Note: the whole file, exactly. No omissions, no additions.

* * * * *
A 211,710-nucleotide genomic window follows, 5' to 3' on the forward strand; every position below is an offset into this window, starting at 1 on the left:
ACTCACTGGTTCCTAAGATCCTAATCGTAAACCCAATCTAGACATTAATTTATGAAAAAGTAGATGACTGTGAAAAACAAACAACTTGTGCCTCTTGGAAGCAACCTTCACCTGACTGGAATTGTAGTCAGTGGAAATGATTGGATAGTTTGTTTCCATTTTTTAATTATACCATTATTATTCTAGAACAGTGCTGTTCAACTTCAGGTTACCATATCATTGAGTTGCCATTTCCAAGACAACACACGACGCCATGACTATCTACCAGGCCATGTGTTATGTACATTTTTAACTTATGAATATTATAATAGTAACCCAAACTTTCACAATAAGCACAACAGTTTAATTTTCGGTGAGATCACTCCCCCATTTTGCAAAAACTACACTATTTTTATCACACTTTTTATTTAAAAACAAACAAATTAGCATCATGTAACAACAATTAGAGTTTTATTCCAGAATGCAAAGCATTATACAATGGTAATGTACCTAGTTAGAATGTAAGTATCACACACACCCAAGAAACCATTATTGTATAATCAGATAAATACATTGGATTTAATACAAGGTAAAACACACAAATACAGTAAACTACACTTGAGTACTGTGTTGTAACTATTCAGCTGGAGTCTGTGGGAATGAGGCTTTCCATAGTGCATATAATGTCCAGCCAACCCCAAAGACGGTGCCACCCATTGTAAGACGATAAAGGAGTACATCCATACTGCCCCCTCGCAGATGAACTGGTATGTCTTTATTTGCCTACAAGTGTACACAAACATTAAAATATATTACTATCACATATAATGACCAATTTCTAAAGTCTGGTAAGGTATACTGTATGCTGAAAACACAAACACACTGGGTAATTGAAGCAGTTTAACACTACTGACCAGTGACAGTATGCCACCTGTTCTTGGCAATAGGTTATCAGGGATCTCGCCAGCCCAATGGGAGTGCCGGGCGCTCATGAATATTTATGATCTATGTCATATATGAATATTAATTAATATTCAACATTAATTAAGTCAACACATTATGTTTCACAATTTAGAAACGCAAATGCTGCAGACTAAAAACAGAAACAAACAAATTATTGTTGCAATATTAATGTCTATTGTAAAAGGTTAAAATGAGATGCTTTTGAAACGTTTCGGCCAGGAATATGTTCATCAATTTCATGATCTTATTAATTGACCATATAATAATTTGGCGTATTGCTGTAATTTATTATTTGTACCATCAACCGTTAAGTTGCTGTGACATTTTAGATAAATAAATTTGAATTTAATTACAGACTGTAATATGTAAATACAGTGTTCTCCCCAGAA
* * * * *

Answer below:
A 211,710-nucleotide genomic window follows, 5' to 3' on the forward strand; every position below is an offset into this window, starting at 1 on the left:
ACTCACTGGTTCCTAAGATCCTAATCGTAAACCCAATCTAGACATTAATTTATGAAAAAGTAGATGACTGTGAAAAACAAACAACTTGTGCCTCTTGGAAGCAACCTTCACCTGACTGGAATTGTAGTCAGTGGAAATGATTGGATAGTTTGTTTCCATTTTTTAATTATACCATTATTATTCTAGAACAGTGCTGTTCAACTTCAGGTTACCATATCATTGAGTTGCCATTTCCAAGACAACACACGACGCCATGACTATCTACCAGGCCATGTGTTATGTACATTTTTAACTTATGAATATTATAATAGTAACCCAAACTTTCACAATAAGCACAACAGTTTAATTTTCGGTGAGATCACTCCCCCATTTTGCAAAAACTACACTATTTTTATCACACTTTTTATTTAAAAACAAACAAATTAGCATCATGTAACAACAATTAGAGTTTTATTCCAGAATGCAAAGCATTATACAATGGTAATGTACCTAGTTAGAATGTAAGTATCACACACACCCAAGAAACCATTATTGTATAATCAGATAAATACATTGGATTTAATACAAGGTAAAACACACAAATACAGTAAACTACACTTGAGTACTGTGTTGTAACTATTCAGCTGGAGTCTGTGGGAATGAGGCTTTCCATAGTGCATATAATGTCCAGCCAACCCCAAAGACGGTGCCACCCATTGTAAGACGATAAAGGAGTACATCCATACTGCCCCCTCGCAGATGAACTGGTATGTCTTTATTTGCCTACAAGTGTACACAAACATTAAAATATATTACTATCACATATAATGACCAATTTCTAAAGTCTGGTAAGGTATACTGTATGCTGAAAACACAAACACACTGGGTAATTGAAGCAGTTTAACACTACTGACCAGTGACAGTATGCCACCTGTTCTTGGCAATAGGTTATCAGGGATCTCGCCAGCCCAATGGGAGTGCCGGGCGCTCATGAATATTTATGATCTATGTCATATATGAATATTAATTAATATTCAACATTAATTAAGTCAACACATTATGTTTCACAATTTAGAAACGCAAATGCTGCAGACTAAAAACAGAAACAAACAAATTATTGTTGCAATATTAATGTCTATTGTAAAAGGTTAAAATGAGATGCTTTTGAAACGTTTCGGCCAGGAATATGTTCATCAATTTCATGATCTTATTAATTGACCATATAATAATTTGGCGTATTGCTGTAATTTATTATTTGTACCATCAACCGTTAAGTTGCTGTGACATTTTAGATAAATAAATTTGAATTTAATTACAGACTGTAATATGTAAATACAGTGTTCTCCCCAGAA